Friday, November 20, 2009

How to Lower Your Cholesterol with French Gourmet Food by Chef Alain Braux

How to Lower your Cholesterol with French Gourmet Food: A Practical Guide by Chef Alain Braux
Copyright 2009
Alain Braux International Publishing, LLC
266 pages
Link to Amazon that doesn't benefit me but which you need because this is a 5-star book

First the review, then the recipe! I'm going to post the pork chop recipe I've mentioned in previous posts separately because this post would be humongous if I threw a sample recipe and review together.

How to Lower your Cholesterol with French Gourmet Food has a title that screams "contrast", since French food has been known to be high-fat, although the cover shows very healthy foods. The French diet, says Chef Braux, was a healthy Mediterranean diet, heavy in fresh regional foods, until some time after WWII. Then, things changed and rich recipes became common fare. Eventually, the French returned to their old style of cooking. Chef Braux draws on the old, healthy style of French cooking and his study of nutrition to create recipes.

How to Lower your Cholesterol with French Gourmet Food is not just a cookbook, though. The first 166 pages are text. The author begins his book by talking about his own experience with high cholesterol and how he changed his diet in order to avoid the use of prescription medicine to lower his cholesterol.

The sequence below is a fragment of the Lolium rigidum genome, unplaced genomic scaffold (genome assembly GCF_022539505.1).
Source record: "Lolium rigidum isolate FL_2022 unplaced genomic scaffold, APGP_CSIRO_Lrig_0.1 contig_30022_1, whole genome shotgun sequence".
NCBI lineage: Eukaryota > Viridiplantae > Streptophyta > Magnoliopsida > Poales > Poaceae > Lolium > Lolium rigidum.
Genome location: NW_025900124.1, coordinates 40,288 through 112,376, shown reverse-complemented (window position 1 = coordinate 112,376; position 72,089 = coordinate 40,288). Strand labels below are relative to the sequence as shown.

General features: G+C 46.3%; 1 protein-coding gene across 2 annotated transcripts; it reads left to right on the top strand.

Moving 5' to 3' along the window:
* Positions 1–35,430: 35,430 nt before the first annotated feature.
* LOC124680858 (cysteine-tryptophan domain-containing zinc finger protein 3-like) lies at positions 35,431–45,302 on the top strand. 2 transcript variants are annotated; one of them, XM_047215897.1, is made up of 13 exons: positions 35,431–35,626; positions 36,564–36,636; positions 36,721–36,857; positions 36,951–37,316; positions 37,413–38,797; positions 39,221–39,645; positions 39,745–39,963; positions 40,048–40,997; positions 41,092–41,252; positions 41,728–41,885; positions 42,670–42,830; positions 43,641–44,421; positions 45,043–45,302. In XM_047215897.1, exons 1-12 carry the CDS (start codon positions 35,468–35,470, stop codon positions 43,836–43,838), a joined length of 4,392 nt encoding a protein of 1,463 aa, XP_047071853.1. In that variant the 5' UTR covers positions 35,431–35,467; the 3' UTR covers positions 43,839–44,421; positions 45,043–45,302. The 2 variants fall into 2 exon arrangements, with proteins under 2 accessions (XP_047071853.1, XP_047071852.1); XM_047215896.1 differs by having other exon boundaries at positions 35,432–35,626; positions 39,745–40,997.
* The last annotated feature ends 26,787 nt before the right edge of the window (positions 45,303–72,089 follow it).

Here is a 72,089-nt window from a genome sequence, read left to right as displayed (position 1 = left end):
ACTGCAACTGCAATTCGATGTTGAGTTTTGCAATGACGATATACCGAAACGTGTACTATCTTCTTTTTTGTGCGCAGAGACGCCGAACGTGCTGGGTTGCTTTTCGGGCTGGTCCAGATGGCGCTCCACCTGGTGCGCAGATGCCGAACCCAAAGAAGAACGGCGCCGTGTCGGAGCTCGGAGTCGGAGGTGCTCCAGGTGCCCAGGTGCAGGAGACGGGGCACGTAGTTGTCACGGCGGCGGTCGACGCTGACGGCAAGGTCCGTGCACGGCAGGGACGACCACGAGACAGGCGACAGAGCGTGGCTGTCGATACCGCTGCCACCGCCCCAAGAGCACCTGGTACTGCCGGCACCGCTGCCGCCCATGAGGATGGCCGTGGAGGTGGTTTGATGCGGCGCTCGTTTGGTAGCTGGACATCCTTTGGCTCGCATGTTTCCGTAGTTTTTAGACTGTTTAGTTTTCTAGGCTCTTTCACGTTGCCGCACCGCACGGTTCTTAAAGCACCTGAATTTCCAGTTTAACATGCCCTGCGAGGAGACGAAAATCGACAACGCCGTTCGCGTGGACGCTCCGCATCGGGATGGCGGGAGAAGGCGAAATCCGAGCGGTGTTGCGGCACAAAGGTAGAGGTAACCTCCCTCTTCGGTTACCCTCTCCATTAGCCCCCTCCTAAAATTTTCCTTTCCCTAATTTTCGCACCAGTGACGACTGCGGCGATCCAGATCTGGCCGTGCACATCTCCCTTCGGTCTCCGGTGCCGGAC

Chef Braux is a classically trained French chef who worked in a variety of high-end restaurants for over 30 years. When he moved to Austin, Texas and started his own business, he was asked why he didn't serve vegetarian dishes. He realized he knew how to cook fabulous foods, but he didn't know a great deal about nutrition and that led to study at The Natural Epicurean Academy, followed by work to acquire a B. S. in Holistic Nutrition at the Clayton College of Holistic Health.

All that is just background, of course, to let you know that the author knows what he's talking about. In the text of the book, the author talks about such a broad variety of topics I can't list them all but the topics include foods to buy and avoid, info about fiber, grain, nuts, sugary drinks, fruits, and other foods, shopping tips, cooking tips, anecdotes from the author's life in France, and a lot more. He lists pantry, refrigerator and freezer staples and gives readers a sample week-long menu to get started if you want to dive right in and cook nothing but healthy food from his book, right away.

The best thing about the text of How to Lower your Cholesterol with French Gourmet Food is that it's all written in a tremendously accessible, chatty style. I've always found books on lowering cholesterol bored me to tears (although I love reading about nutrition) but this particular book is an absolute joy to read.

Some of his advice may horrify you a bit, as it did me. What? We're not supposed to reuse cooking oil, at all, ever? I spoke to my husband about that, after reading the author's advice on the best types of oil and how to cook with them. My husband said, "So, I can't reuse the oil from the last time I fried a turkey?" Of course, I told him he can't fry a turkey ever again, which pleases me greatly. Sorry, Huzzybuns. We'll have to leave the dangerous outdoor toys to someone else.